In my previous post, I introduced the concept of presentation inversion of control. In this post, I will show a few ways that this concept can be implemented.
I will cover three different implementations of presentation inversion of control. However, all of the implementations follow the same basic procedure. The three implementations only differ in how and when they execute these steps.
- Get the list of content items that need to be rendered on the page.
- Look up the presentation settings on those items.
- Add the rendering controls specified in the presentation settings to the page.
Step one will be pretty much the same for all three implementations. For the callouts example that I used in part 1, the content author selects the items that they want to add to the page in a multilist or treelist. So, step one would just consist of getting the list of items selected in that field. In other scenarios, you might get the list of child items or items in a particular folder. In the sample code in this post I will abstract the detail of step one through the use of a custom item property.
When I first came up with the concept of presentation inversion of control, this is how I implemented it. This was back in 2007 when we were using Sitecore 5.3. The basic idea here is that your logic is contained within a sublayout or web control. You look up the presentation settings on each of the items that you want to render on the page, get the control responsible for rendering and add it as a child control of your sublayout or web control.
The code above iterates through the list of items and for each item, it iterates through the list of renderings that are assigned in its presentation settings. For each rendering, it sets the data source to the item ID, gets the control associated with the rendering and adds it to the controls collection.
This implementation does the job. All of the content items are rendered as expected. You can use all of the standard Sitecore caching settings. It even still works with the Page Editor (Web Edit, if you’re still on version 5.x).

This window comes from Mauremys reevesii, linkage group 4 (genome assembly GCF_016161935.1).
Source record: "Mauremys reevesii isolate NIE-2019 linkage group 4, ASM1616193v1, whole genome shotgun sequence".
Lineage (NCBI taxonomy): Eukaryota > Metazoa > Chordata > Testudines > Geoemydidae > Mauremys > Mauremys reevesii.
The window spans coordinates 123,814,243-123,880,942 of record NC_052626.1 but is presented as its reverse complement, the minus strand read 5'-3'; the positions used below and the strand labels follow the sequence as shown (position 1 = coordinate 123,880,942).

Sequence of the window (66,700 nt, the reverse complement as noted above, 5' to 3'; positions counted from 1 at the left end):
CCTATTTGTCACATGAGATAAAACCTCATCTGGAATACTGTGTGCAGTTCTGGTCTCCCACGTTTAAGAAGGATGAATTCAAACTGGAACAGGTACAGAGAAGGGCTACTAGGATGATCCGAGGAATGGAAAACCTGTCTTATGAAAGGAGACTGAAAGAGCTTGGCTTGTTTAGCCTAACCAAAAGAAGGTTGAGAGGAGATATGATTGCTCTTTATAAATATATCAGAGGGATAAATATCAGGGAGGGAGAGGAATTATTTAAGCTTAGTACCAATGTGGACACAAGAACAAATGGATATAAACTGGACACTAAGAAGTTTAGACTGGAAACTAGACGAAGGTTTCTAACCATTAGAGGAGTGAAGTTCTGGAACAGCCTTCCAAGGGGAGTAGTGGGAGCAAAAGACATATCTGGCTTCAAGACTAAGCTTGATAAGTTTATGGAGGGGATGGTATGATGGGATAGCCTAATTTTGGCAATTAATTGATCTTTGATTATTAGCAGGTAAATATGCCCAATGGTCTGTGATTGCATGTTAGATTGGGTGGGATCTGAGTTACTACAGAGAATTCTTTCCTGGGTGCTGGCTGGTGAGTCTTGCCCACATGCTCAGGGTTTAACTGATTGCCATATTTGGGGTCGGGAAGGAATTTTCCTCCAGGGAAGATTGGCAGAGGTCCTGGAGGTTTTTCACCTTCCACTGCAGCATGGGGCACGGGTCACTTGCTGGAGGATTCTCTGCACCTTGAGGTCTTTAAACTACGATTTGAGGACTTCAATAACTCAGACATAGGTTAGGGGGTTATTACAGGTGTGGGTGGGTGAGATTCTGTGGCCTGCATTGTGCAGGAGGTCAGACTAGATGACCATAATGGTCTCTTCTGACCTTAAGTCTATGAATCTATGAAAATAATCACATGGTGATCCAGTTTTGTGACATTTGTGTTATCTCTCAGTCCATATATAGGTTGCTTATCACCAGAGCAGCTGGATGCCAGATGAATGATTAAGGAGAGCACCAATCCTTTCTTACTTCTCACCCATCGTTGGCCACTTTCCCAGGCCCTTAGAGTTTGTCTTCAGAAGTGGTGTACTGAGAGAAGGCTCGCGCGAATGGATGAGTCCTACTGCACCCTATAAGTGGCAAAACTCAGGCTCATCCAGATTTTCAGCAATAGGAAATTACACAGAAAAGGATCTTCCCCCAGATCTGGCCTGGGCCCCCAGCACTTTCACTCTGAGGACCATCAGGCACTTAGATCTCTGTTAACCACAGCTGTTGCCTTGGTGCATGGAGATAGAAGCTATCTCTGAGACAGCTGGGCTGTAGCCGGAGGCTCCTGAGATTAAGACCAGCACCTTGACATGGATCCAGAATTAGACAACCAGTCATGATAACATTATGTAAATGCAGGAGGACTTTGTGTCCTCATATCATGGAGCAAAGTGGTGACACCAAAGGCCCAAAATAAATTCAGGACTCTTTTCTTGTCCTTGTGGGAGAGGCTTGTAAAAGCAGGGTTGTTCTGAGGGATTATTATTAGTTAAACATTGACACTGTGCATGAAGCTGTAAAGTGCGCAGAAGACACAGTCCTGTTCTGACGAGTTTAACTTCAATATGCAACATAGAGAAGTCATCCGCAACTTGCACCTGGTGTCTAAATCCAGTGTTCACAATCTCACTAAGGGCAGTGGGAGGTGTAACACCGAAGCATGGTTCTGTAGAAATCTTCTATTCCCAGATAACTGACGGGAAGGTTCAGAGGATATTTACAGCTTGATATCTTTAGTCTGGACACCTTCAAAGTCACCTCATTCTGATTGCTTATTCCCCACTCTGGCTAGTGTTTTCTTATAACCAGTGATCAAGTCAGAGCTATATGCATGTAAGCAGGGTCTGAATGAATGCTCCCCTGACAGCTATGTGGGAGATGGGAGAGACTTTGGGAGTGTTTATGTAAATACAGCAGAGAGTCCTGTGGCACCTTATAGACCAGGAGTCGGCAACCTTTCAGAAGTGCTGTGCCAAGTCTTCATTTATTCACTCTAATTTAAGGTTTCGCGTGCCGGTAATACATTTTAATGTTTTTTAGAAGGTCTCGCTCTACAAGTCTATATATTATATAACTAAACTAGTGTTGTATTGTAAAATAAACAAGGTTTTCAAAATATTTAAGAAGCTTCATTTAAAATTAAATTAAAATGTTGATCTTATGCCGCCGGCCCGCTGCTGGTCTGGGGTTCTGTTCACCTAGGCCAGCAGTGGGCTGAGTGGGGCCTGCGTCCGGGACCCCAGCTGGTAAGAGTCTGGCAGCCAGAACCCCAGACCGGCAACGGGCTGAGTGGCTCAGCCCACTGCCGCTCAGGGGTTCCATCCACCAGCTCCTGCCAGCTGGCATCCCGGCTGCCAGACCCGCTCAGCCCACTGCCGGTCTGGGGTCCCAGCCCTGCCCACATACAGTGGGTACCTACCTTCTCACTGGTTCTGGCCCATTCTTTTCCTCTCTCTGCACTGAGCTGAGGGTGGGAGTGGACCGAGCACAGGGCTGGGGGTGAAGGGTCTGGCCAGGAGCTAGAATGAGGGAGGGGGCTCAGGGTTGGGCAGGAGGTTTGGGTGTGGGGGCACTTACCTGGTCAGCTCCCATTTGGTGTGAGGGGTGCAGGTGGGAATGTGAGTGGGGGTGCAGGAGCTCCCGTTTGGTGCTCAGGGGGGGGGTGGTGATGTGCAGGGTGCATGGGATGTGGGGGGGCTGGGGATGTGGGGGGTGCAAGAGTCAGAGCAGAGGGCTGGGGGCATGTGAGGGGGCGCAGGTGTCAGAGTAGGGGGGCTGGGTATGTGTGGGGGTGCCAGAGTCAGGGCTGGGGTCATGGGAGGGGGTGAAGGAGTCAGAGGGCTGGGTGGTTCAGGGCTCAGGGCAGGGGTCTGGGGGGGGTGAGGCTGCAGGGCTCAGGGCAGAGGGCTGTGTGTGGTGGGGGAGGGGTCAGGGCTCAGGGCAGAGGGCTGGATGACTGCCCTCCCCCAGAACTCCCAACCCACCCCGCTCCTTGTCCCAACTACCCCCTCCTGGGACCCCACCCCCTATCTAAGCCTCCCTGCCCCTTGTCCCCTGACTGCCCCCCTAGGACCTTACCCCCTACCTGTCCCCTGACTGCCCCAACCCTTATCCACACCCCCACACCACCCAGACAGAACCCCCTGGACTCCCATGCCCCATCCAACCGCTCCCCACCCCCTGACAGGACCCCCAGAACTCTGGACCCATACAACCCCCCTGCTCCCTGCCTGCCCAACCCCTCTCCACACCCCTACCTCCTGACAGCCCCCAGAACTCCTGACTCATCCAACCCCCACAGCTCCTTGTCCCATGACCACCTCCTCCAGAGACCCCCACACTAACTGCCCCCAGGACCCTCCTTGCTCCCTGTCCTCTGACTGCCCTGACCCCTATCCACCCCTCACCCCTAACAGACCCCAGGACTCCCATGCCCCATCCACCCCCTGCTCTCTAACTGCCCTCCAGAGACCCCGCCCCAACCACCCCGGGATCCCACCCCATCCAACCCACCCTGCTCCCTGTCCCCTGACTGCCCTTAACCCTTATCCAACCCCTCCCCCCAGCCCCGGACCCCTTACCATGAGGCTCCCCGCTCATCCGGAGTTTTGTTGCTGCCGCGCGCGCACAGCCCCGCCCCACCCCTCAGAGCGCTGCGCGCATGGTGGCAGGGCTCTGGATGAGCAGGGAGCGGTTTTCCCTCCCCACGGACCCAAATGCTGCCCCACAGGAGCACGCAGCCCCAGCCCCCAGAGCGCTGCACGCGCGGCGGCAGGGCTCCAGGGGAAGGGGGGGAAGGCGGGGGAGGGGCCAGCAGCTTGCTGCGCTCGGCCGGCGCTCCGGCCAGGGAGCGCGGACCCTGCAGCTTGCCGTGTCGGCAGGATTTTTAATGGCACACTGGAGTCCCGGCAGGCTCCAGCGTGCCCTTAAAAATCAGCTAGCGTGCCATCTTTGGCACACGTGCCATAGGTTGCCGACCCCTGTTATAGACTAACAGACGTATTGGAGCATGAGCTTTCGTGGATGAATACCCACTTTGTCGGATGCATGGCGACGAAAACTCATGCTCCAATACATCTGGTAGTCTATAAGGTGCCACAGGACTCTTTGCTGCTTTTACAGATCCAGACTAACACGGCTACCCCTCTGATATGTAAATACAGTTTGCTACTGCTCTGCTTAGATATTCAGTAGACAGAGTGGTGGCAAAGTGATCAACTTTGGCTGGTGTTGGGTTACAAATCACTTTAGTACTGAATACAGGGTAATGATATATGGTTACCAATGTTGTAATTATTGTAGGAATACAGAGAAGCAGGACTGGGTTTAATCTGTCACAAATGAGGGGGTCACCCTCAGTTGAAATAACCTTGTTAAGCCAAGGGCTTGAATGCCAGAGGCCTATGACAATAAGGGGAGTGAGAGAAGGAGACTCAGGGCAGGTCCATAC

One downside to this approach is that the rendering controls are added very late in the pipeline. It would be nice if we could add them around the same time as the rest of the renderings so that they would be available for any other processing that you wanted to do on them.
The next implementation uses a custom proccessor for the RenderLayout pipeline. The code is very similar to the first implementation except that it adds the RenderingReference objects directly to the page context rather than using them to get the actual controls.
This is then inserted into the RenderLayout pipeline, usually right after the InsertRenderings processor.
This is an improvement over the first implementation because the renderings are added much earlier in the pipeline. One disadvantage of this implementation is that it runs on every request. Therefore, you need to make sure that your code is efficient. It is a good idea to start out with some conditional statements so that you can exit immediately, if your processor doesn’t need to run.
In Sitecore 6.1 and later, we have another implementation option: conditional rendering. A conditional rendering rule associates a condition with an action. The rule can then be selected in the Personalization section of the Control Properties dialog when editing presentation details.
Depending on the requirements, it may be possible to use out-of-the-box conditions. For the callouts example, I created a custom action that determines whether the specified multilist or treelist field is empty, taking into account the permissions of the user.
The condition definition item then has the following Text property. The part in square brackets tells the system to let the user enter a string for the name of the field that should be checked. This is how the FieldName property above is set.
The action is then very similar to the previous two implementations. This time we add the rendering references to the rule context. For the sake of reuse, I created an abstract base class for this action. This makes it a bit easier to create actions that get the list of non-page items in some other way.
An implementation of the abstract class gets the items selected in the specified multilist or treelist field.
The action definition item allows the user to enter the name of the field. This is how the FieldName property above is set.
A rule definition item then puts the condition together with the action.
Finally, the rule is selected in the Control Properties dialog of a sublayout.
Obviously, there is a bit more effort required for this implementation. At least, the first time around. But this is composed of pieces that could be reused individually. This implementation also has advantages over the other two. First, the renderings will be added during the InsertRenderings step of the RenderLayout pipeline at the time that renderings are normally added. Also, since you can select this rule to be evaluated on another sublayout or rendering, it won’t necessarily be executed on every request.
In my opinion, the conditional rendering implementation gives the cleanest, most efficient and most maintainable result. If you are still working with an older version of Sitecore, one of the first two implementations will still be a big improvement over the traditional approaches that I discussed in part 1.